It sadly seems that our beloved Ferdinand Omurwa Omanyala aka Africa's fastest man alive is not doing well after his dismaying loss at Budapest, Hungary.
According to Omanyala's coach Duncan Ayiemba, the athlete's performance in Budapest at the World Athletics Championships has affected the Commonwealth Games 100M winner psychologically.
"He had high hopes of a medal while going to Budapest. Everything not going as planned really affected him," Ayiemba says.
The coach, went on to reassure fans that although the father of one was in a funk and that he was regrouping and working on strategies to reclaim his former glory.
Ayiemba maintains Omanyala is working on smashing the upcoming Diamond League finals scheduled for mid-September in the United States.
Since his silent and unceremonious return to the country from Budapest, Omanyala has kept a low profile working on how to better his next performances.
Individual activity on his normally active social media pages has also been muted since August 21, save for a few sponsored posts appearing on his timelines.
A day after the race Omanyala spoke about the dismaying loss maintaining that even he didn't understand what had actually happened on that track.
The sprinter finished 7th in the 100-meter finals that were held in Budapest Hungary.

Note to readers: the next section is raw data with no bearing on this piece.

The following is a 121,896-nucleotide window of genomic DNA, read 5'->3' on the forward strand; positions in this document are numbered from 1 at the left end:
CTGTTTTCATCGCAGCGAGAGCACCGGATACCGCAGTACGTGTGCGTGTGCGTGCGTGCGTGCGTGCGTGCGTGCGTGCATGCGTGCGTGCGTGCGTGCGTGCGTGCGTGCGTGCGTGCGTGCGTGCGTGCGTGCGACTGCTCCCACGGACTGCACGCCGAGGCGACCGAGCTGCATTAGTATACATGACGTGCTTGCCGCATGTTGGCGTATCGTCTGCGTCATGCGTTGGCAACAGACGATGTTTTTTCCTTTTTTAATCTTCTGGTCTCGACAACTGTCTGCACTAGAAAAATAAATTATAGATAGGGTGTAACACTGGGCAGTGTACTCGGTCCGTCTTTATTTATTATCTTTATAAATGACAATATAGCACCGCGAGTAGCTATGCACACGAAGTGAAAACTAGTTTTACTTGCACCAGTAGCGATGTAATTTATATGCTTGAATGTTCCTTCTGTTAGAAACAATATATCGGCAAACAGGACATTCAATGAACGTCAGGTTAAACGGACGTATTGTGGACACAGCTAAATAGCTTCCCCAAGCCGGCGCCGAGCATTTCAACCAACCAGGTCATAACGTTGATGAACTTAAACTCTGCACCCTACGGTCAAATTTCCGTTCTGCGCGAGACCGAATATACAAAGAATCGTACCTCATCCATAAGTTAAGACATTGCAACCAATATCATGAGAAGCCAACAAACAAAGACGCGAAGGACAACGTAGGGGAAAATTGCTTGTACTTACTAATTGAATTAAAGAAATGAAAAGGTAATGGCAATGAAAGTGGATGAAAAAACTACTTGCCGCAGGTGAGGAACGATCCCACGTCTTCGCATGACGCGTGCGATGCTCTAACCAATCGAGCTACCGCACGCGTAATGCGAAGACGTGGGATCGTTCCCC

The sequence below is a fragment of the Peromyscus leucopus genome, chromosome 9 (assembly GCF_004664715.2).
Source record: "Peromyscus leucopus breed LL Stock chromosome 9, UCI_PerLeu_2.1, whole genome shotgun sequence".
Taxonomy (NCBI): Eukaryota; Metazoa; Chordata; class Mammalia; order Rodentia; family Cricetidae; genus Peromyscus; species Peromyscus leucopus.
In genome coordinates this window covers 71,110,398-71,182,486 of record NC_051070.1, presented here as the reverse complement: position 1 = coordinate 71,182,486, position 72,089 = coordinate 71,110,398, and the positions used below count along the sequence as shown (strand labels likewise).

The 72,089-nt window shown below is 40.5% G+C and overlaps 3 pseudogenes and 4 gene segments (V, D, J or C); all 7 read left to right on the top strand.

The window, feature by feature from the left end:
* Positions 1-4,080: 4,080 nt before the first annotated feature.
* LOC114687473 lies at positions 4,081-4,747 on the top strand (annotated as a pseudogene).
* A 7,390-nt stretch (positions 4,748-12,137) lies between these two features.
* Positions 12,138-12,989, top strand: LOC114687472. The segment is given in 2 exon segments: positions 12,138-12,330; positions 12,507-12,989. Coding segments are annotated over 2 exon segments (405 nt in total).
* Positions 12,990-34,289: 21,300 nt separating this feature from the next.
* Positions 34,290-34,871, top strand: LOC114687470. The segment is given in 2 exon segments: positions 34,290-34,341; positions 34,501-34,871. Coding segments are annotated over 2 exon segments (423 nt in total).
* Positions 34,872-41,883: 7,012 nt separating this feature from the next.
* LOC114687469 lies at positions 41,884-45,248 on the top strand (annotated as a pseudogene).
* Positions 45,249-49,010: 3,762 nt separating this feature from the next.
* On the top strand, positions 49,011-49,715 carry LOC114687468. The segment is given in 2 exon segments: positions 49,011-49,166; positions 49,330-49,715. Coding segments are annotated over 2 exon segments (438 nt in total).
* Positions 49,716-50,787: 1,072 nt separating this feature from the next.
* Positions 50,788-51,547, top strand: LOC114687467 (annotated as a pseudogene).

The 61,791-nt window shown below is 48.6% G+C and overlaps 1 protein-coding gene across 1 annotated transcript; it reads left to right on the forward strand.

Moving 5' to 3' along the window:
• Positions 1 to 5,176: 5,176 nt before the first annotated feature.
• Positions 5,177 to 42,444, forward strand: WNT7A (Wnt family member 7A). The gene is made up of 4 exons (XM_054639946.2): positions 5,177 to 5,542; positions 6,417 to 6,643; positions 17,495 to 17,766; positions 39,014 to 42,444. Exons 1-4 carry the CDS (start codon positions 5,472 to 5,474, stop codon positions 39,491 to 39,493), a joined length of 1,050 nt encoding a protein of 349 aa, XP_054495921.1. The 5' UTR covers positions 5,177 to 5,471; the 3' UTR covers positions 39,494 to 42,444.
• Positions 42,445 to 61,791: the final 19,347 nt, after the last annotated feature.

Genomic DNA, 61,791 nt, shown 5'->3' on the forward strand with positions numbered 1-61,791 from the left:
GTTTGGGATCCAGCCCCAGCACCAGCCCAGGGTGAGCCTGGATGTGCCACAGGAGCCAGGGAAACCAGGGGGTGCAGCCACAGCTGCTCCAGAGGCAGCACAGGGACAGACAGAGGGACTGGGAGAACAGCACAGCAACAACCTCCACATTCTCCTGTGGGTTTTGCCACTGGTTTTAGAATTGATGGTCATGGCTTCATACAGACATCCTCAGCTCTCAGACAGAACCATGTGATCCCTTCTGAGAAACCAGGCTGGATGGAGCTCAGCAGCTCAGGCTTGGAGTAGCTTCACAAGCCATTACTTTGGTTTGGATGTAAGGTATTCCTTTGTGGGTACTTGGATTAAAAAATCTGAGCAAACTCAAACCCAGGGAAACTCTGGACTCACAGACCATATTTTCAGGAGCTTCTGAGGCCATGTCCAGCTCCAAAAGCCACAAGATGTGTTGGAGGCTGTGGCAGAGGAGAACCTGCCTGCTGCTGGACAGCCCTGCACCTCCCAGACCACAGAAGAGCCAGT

He clocked in a 10.07 time which was just close to 24 seconds after the title winner, Noah Lyle who won the race in a world lead of 9.83.
The time was 6 seconds more than what the African champion, had clocked during the semi-finals.
"Things happen in championships and that is what it is," started off the Omanyala.
He went on to add that even he himself was unsure of what had happened during the race
"I don't know what happened, I can't really tell or even remember," the father of one added clearly also still in disbelief at how he came in 7th place.
Finishing up he noted that even though the race had been disappointing and he hadn't clenched any medal all in all it was a learning lesson.
Africa's fastest man revealed that in order to avoid such a disheartening performance he'd sit down with footage from the race to study what might have gone wrong and in doing so learn what to do differently next time.
"I have to go back and watch the video of the race and see what happened and process it. From there, I will be able to know what to do next and the solutions needed," the last of his statement read.
On his X account (formerly Twitter) Omanyala shared two pictures of himself from the race looking immensely disappointed with a message that read;
“Live to fight another day!”
Despite the loss, Omanyala still made history as the first Kenyan to reach the men’s 100m final at the world championships.